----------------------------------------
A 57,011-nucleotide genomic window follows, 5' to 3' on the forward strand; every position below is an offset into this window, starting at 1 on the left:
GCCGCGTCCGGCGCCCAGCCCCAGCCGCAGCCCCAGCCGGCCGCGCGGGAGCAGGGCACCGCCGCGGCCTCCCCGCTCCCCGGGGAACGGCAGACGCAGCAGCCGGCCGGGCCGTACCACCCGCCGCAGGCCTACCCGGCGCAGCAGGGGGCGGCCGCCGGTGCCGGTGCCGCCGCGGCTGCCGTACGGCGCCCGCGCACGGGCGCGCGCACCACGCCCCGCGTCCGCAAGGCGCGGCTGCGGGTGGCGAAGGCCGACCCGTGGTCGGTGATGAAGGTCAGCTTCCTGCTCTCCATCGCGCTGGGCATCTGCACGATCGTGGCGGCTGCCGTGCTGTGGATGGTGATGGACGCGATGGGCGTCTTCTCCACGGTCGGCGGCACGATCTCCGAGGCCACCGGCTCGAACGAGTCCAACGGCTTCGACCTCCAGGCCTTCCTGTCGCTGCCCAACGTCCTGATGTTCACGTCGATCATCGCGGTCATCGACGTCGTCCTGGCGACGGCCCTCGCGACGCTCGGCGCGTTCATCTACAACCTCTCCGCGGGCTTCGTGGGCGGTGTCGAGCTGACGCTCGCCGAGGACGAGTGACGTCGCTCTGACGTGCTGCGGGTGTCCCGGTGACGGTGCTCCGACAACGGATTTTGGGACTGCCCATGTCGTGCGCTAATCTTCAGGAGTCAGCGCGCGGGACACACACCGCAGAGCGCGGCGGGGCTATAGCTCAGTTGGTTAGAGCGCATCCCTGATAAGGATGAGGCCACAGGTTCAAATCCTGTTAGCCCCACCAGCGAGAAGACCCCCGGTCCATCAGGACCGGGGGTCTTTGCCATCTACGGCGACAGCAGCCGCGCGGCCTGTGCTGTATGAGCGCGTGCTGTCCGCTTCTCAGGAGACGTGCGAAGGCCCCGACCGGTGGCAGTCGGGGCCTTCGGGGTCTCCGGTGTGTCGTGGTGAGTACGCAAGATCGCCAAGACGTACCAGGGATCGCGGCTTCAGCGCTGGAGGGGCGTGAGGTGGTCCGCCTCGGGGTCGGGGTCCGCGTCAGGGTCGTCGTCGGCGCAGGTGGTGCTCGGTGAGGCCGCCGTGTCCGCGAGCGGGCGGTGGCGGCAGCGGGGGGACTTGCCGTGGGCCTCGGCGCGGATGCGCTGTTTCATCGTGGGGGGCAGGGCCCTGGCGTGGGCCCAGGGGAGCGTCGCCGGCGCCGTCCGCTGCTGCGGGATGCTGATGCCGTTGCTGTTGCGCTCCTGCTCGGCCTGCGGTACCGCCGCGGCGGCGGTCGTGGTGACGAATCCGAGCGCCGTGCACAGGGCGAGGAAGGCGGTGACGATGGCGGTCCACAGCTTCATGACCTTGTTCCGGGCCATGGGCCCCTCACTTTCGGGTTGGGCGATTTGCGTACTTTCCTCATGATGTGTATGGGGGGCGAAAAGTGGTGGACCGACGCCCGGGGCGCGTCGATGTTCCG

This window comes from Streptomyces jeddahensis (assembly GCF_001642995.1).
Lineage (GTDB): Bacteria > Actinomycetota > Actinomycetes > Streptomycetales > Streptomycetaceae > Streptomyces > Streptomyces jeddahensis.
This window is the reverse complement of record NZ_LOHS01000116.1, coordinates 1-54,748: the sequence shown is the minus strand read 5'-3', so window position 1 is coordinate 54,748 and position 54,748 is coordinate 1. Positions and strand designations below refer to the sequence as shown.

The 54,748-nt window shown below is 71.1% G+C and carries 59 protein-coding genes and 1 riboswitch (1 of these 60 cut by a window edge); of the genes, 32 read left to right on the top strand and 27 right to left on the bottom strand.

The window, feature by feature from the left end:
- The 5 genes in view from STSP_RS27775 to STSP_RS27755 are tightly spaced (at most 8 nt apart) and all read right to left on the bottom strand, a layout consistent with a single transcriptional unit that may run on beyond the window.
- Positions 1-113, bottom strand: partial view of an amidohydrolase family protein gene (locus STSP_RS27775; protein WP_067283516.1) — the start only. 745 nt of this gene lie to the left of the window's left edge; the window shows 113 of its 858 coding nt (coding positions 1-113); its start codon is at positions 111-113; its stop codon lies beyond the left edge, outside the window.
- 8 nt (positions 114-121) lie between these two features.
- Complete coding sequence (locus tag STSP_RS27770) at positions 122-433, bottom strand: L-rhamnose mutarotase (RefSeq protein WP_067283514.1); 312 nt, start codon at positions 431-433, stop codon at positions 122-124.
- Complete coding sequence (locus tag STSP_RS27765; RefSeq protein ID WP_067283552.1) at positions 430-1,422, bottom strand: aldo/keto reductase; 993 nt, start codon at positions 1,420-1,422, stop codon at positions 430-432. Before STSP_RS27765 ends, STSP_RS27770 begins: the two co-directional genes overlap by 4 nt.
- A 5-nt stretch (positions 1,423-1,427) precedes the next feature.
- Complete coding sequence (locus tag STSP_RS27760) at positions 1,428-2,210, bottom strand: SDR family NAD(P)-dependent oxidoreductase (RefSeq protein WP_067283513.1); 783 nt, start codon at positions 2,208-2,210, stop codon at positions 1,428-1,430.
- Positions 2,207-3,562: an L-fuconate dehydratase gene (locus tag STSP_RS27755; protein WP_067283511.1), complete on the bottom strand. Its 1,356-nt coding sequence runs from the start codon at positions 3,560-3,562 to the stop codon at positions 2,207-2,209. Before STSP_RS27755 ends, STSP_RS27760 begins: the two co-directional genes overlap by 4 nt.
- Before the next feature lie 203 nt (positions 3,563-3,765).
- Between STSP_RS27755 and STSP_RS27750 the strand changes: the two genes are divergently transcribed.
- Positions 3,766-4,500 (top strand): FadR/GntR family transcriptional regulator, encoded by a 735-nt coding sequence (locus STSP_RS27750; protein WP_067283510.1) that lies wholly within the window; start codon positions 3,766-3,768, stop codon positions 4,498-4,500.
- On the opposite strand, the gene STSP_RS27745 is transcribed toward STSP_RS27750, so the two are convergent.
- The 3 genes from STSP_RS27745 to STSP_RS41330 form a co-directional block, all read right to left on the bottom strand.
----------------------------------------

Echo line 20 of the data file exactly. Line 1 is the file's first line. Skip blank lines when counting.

- The 3 genes from STSP_RS27745 to STSP_RS41330 form a co-directional block, all read right to left on the bottom strand.